The appointment of Black presidents alone will not solve the issues of inclusivity and representation, but it's a lot harder to ignore those issues when there's a person of color at the head of the table. Underrepresented students - like first generation college goers and young people of color - face significant obstacles, which need to be addressed at the highest levels of administration. For example, Guillermo Camarillo, a freshman at Stanford, explains why he doesn't like being told he is "lucky" to be in college:
The take-away of this is that low-income, first-generation, and/or minority students are not in any way “lucky.” We are students that have crossed mountains, broken down walls, and been beaten down to our knees throughout our journey to a higher education. So, don’t you make us feel like we are “lucky” to be in the same classrooms as you or “lucky” to be able to apply to certain scholarships. We are much more than lucky. We are warriors, survivors, and individuals with amazing stories. Instead of lucky, we are honored. We are “honored” to be at top-tier universities to be able to tell our stories. We are “honored” of being given the opportunity to apply to scholarships that will allow us to attend these amazing universities. The word honored is defined by the Webster dictionary as, “respect that is given to someone who is admired.” We are admirable, so give us the respect we deserve.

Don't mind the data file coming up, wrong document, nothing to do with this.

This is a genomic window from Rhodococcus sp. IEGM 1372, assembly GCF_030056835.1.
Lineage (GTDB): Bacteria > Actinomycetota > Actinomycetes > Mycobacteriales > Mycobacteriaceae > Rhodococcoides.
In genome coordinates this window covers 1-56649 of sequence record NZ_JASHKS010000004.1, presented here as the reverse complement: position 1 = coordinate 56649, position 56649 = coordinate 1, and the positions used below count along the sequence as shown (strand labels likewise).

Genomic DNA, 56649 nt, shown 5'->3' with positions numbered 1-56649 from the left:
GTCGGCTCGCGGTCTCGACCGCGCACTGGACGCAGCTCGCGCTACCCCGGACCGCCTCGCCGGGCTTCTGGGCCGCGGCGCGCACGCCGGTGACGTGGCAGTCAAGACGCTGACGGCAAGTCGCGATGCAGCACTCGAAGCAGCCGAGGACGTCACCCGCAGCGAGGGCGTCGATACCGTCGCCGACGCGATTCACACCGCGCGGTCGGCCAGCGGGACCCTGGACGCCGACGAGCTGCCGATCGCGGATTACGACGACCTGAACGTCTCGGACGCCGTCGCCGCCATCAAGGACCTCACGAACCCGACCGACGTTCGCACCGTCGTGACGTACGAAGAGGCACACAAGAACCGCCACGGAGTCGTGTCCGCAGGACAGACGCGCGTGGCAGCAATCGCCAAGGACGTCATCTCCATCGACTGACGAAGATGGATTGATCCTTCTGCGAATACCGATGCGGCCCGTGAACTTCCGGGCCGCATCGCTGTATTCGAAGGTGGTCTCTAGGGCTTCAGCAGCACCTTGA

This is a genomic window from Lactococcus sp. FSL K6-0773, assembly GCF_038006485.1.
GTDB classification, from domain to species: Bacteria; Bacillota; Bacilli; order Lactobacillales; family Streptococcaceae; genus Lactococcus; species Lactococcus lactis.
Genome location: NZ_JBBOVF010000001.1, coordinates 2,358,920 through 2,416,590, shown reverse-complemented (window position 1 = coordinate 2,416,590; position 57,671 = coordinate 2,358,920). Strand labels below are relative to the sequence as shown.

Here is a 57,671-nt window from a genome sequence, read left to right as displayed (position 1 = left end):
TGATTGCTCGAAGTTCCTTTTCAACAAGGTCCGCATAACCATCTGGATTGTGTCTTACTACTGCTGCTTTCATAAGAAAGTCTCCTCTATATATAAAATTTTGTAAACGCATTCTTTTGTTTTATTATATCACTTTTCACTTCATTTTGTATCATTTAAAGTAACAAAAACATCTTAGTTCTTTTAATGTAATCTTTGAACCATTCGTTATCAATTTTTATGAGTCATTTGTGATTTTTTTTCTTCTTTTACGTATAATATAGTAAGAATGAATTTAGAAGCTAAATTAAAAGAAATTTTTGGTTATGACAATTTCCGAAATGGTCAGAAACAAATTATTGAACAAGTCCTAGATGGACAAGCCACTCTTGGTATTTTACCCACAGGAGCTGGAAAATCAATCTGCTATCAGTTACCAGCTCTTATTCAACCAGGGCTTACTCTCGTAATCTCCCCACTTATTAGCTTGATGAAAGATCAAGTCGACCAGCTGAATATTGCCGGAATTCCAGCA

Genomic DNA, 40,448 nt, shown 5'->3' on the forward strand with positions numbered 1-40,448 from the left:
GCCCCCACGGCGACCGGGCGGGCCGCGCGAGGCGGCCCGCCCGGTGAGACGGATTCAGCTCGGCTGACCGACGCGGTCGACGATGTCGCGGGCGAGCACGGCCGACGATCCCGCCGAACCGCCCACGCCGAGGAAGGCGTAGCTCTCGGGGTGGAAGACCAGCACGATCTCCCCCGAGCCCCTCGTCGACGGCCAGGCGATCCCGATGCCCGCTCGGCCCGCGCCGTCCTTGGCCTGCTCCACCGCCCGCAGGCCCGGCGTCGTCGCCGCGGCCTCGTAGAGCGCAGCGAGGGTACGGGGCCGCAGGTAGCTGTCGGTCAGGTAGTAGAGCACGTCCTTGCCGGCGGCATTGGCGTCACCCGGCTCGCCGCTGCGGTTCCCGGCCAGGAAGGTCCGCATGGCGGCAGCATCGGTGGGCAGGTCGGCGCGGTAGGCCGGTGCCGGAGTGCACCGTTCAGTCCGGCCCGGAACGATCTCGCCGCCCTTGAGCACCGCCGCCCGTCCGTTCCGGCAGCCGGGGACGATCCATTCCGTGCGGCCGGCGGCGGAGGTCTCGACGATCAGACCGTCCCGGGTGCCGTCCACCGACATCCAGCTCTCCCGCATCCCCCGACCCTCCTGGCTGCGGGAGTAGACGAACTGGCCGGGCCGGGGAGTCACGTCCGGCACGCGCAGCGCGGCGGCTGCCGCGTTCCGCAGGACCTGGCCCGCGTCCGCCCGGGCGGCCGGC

Say it again for the folks in the back, Guillermo.
Finally, Hayley Glatter, writing in The Atlantic, pours a little cold water on the enthusiasm for pre-K expansion:
... in a new report published by Dale Farran and Mark Lipsey in Behavioral Science and Policy Journal, the researchers criticize the rapid adoption of widespread, publicly funded preschool programs. They assert that states are failing to adequately research early-education practices prior to implementing them, favoring the adoption of the feel-good issue without stopping to consider what data show is actually working. Additionally, according to a different new policy briefing published by Princeton University and the Brookings Institution, federal and state governments spend about $34 billion annually on early-childhood education. This money, however, may be gravely misallocated. “Children are not well served by a perpetuation of magical thinking about the likelihood of profound effects resulting from poorly defined, state-run pre-K programs,” Farran and Lipsey, who both work at Vanderbilt University’s Peabody College of Education and Human Development, state in their report. These findings piggyback on the landmark study the pair released last year, which suggests participation in pre-k does not lead to long-lasting positive gains for low-income children.
Ruh roh. When policymakers balk at expanding pre-K, it's not because they despise little children and their two-income households, but rather because of research that throws doubt on the efficacy of current expenditures. Creating high-quality universal pre-K in America is a worthy goal, but it should be accomplished through focusing on academic rigor, socio-emotional support for our most vulnerable kids, and equity. A haphazard rollout will be the enemy of all of these goals. Have a great weekend!